Fortunately, criticism from trans writers for the issue's transphobia resulted in an apology from the creative team — a pleasant surprise given Big Two editorial control — and later revisions of the transphobic content in collected editions. But, still, it doesn’t change the message about normativity in Gotham.

Further complicating this is the series’ later introduction of Corporal Punishment, a hyper-masculine woman (complete with short hair and stocky build) who joins Dagger Type in the metaphorical Burnside gender nonconformity pride parade. She’s a fun character until you realize that both she and Dagger Type would only get to call Arkham or Blackgate their home in Gotham, and never the Batcave.

And that’s a key point here. Female heroes don’t get to look like Corporal Punishment; they can’t lose that Cover Girl appeal. Male heroes don’t get to act like Dagger Type, lest they send comics’ presumed straight male audience into a panic — gay, trans, queer, or otherwise.

The series’ overtly queer characters matter, of course. Bisexual roommate Frankie Charles played the most important role in the series behind Barbara, and the value of trans woman Alysia Yeoh on the comics landscape can’t be overstated. But, by the end of issue #37, the transphobic character had received more narrative focus in the series than the transgender character. Frankie presents enormous value as a queer disabled women of color, but she doesn’t challenge the gender normative tensions struck by Dagger Type and Corporal Punishment.

Gotham can change, but history tells me it won’t — at least from a structural, long-standing viewpoint.

That’s why I’m hoping National City and, more specifically, Supergirl (of both the current television show and upcoming comic series) can provide a more inclusive and subversive space for the feminine, the gender nonconforming, the queer.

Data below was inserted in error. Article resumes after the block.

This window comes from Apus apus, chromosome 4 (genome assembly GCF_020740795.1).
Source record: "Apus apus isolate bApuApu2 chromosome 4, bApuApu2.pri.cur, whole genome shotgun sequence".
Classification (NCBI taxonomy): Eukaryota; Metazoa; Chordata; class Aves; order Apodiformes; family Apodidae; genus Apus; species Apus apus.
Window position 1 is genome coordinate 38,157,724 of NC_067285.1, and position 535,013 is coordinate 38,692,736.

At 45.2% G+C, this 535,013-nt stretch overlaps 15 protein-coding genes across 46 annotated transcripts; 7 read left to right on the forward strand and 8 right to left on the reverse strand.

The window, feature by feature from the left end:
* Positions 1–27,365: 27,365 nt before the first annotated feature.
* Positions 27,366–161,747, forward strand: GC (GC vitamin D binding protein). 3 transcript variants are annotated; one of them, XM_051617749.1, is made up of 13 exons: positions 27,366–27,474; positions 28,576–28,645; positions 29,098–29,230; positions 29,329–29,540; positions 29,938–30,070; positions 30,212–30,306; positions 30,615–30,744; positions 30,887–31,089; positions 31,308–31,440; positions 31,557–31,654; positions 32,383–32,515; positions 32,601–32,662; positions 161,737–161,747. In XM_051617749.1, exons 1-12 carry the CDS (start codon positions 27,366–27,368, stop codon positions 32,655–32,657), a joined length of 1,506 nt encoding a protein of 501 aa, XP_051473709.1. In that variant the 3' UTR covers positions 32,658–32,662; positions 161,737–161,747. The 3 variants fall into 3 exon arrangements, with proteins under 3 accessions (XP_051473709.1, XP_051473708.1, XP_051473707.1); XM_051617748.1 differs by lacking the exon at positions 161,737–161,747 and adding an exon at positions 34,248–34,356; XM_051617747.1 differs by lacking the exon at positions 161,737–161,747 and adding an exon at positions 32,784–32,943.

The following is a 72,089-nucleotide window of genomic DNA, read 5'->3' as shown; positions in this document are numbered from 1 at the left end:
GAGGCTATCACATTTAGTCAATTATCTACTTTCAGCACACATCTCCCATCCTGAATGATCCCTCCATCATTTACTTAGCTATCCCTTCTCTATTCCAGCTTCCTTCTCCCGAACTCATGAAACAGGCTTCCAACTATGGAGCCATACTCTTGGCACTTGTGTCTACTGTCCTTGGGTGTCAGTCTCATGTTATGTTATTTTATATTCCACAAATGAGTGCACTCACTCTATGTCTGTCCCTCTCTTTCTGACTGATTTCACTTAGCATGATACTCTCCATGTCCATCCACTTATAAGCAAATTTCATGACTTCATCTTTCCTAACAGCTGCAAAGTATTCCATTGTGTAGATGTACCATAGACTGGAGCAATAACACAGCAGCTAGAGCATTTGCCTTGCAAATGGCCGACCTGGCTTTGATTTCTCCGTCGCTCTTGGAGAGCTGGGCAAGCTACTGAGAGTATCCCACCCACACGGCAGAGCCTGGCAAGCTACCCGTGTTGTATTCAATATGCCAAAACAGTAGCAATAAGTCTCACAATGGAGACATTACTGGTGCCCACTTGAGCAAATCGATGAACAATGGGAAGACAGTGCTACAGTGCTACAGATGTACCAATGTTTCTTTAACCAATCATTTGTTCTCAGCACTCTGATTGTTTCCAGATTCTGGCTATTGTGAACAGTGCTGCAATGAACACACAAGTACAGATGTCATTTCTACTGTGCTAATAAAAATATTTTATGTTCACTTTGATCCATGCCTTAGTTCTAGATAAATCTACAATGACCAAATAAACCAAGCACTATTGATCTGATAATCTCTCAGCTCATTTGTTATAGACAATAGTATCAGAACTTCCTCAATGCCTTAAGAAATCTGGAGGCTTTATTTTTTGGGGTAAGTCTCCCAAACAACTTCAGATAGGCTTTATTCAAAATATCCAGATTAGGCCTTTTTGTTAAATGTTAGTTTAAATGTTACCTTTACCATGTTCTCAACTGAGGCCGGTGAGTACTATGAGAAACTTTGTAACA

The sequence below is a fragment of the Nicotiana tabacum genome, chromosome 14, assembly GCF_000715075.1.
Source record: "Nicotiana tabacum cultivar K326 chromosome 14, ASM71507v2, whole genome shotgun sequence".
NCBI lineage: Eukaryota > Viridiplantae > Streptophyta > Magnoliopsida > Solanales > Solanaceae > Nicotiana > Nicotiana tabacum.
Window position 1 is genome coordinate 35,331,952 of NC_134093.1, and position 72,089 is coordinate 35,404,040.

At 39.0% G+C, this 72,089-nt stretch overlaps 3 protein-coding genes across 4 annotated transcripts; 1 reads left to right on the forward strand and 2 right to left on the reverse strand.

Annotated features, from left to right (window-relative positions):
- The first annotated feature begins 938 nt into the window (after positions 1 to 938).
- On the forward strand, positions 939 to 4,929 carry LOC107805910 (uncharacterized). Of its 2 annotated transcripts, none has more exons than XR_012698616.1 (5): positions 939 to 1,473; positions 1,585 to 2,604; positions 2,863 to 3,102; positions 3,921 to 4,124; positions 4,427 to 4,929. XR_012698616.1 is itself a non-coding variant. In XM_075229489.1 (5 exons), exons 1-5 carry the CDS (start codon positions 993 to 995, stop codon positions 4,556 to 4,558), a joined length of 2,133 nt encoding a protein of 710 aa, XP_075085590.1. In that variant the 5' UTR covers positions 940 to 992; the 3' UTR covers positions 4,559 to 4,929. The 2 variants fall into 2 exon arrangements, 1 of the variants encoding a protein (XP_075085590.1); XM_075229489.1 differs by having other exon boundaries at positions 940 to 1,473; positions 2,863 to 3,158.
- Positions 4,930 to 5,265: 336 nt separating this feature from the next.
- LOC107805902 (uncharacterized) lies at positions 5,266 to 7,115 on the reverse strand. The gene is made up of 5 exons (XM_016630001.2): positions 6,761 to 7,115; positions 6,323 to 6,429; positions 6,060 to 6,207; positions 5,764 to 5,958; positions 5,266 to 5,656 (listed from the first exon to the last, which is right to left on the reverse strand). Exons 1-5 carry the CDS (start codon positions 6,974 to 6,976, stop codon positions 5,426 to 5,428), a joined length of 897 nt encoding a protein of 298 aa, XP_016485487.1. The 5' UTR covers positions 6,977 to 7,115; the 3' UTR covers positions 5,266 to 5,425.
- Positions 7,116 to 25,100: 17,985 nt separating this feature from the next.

In both universes, Kara (Zor-El or Danvers, your pick) calls National City her home base. It is primarily her own; she doesn’t share it with someone who would eclipse her as focus, either in-narrative or out. And with her as its figurehead, the city may take shape with her unique considerations as a focus and offer a fresh start on the comics landscape.

Relatively speaking, Kara is one of the few superheroes more often portrayed as feminine; she derives her strength equally from her own compassion as she does Earth’s yellow sun. In her television show, it’s through her faith in people and her kindness that she subdues (and befriends) Bizarro, stops a robbery when deprived of her powers, and saves the world in the season finale.

(Much of this applies to Superman as welll, but a rash of angry, grim mainstream stories — the Zack Snyder DC films, the Injustice brand of video games and comics, much of the mainstream series — de-center Clark from his kinder traits.)

While in civilian gear on her television show, Kara regularly dresses in pastel colors or floral prints or polka dots. When she’s temporarily brainwashed into villainhood in the episode “Falling,” she dresses severely and in black, to denote a grim, Gothamesque turn of personality. It is rightfully distressing. It’s theatrically masculine, like Miller’s bibliography.

In real life and fiction, anyone perceived as feminine — whether by active presentation or passively having a body socially assigned as “female” — is seen as weak. In the absence of a queer and/or gender non-conforming franchise lead, Kara can still provide a safer space for such characters through her femininity.